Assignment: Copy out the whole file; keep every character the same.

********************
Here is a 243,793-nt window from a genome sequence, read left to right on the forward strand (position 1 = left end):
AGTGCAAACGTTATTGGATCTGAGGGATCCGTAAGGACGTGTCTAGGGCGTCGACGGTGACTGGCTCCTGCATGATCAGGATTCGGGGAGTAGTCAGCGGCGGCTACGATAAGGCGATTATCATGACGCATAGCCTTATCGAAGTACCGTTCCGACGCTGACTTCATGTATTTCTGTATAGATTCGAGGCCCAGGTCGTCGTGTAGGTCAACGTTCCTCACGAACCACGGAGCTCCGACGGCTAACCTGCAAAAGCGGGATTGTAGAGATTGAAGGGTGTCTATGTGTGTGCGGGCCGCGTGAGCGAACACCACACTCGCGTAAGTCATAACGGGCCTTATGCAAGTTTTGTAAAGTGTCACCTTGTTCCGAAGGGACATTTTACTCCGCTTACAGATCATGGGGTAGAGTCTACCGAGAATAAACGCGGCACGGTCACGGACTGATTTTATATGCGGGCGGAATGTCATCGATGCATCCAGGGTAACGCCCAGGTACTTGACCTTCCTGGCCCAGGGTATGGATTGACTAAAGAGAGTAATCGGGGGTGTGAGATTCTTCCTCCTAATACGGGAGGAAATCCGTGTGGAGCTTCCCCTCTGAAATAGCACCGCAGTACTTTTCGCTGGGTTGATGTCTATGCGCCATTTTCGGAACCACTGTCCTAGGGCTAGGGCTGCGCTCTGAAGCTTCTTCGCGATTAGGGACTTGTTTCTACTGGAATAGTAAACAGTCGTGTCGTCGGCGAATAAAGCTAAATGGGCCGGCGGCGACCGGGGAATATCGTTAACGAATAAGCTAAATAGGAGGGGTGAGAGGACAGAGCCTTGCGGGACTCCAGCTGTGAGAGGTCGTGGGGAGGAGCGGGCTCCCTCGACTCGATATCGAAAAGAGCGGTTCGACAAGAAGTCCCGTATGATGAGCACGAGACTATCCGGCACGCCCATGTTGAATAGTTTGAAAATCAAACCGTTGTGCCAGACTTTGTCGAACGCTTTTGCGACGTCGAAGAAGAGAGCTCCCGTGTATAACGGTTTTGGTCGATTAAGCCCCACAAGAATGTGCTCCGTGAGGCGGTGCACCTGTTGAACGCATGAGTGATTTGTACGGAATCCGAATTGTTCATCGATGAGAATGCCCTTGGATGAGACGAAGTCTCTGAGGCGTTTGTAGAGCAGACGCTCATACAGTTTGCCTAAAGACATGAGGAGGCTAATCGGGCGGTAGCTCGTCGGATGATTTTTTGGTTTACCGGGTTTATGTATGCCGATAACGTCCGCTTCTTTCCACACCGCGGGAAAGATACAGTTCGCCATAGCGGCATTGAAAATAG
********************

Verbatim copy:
Here is a 243,793-nt window from a genome sequence, read left to right on the forward strand (position 1 = left end):
AGTGCAAACGTTATTGGATCTGAGGGATCCGTAAGGACGTGTCTAGGGCGTCGACGGTGACTGGCTCCTGCATGATCAGGATTCGGGGAGTAGTCAGCGGCGGCTACGATAAGGCGATTATCATGACGCATAGCCTTATCGAAGTACCGTTCCGACGCTGACTTCATGTATTTCTGTATAGATTCGAGGCCCAGGTCGTCGTGTAGGTCAACGTTCCTCACGAACCACGGAGCTCCGACGGCTAACCTGCAAAAGCGGGATTGTAGAGATTGAAGGGTGTCTATGTGTGTGCGGGCCGCGTGAGCGAACACCACACTCGCGTAAGTCATAACGGGCCTTATGCAAGTTTTGTAAAGTGTCACCTTGTTCCGAAGGGACATTTTACTCCGCTTACAGATCATGGGGTAGAGTCTACCGAGAATAAACGCGGCACGGTCACGGACTGATTTTATATGCGGGCGGAATGTCATCGATGCATCCAGGGTAACGCCCAGGTACTTGACCTTCCTGGCCCAGGGTATGGATTGACTAAAGAGAGTAATCGGGGGTGTGAGATTCTTCCTCCTAATACGGGAGGAAATCCGTGTGGAGCTTCCCCTCTGAAATAGCACCGCAGTACTTTTCGCTGGGTTGATGTCTATGCGCCATTTTCGGAACCACTGTCCTAGGGCTAGGGCTGCGCTCTGAAGCTTCTTCGCGATTAGGGACTTGTTTCTACTGGAATAGTAAACAGTCGTGTCGTCGGCGAATAAAGCTAAATGGGCCGGCGGCGACCGGGGAATATCGTTAACGAATAAGCTAAATAGGAGGGGTGAGAGGACAGAGCCTTGCGGGACTCCAGCTGTGAGAGGTCGTGGGGAGGAGCGGGCTCCCTCGACTCGATATCGAAAAGAGCGGTTCGACAAGAAGTCCCGTATGATGAGCACGAGACTATCCGGCACGCCCATGTTGAATAGTTTGAAAATCAAACCGTTGTGCCAGACTTTGTCGAACGCTTTTGCGACGTCGAAGAAGAGAGCTCCCGTGTATAACGGTTTTGGTCGATTAAGCCCCACAAGAATGTGCTCCGTGAGGCGGTGCACCTGTTGAACGCATGAGTGATTTGTACGGAATCCGAATTGTTCATCGATGAGAATGCCCTTGGATGAGACGAAGTCTCTGAGGCGTTTGTAGAGCAGACGCTCATACAGTTTGCCTAAAGACATGAGGAGGCTAATCGGGCGGTAGCTCGTCGGATGATTTTTTGGTTTACCGGGTTTATGTATGCCGATAACGTCCGCTTCTTTCCACACCGCGGGAAAGATACAGTTCGCCATAGCGGCATTGAAAATAG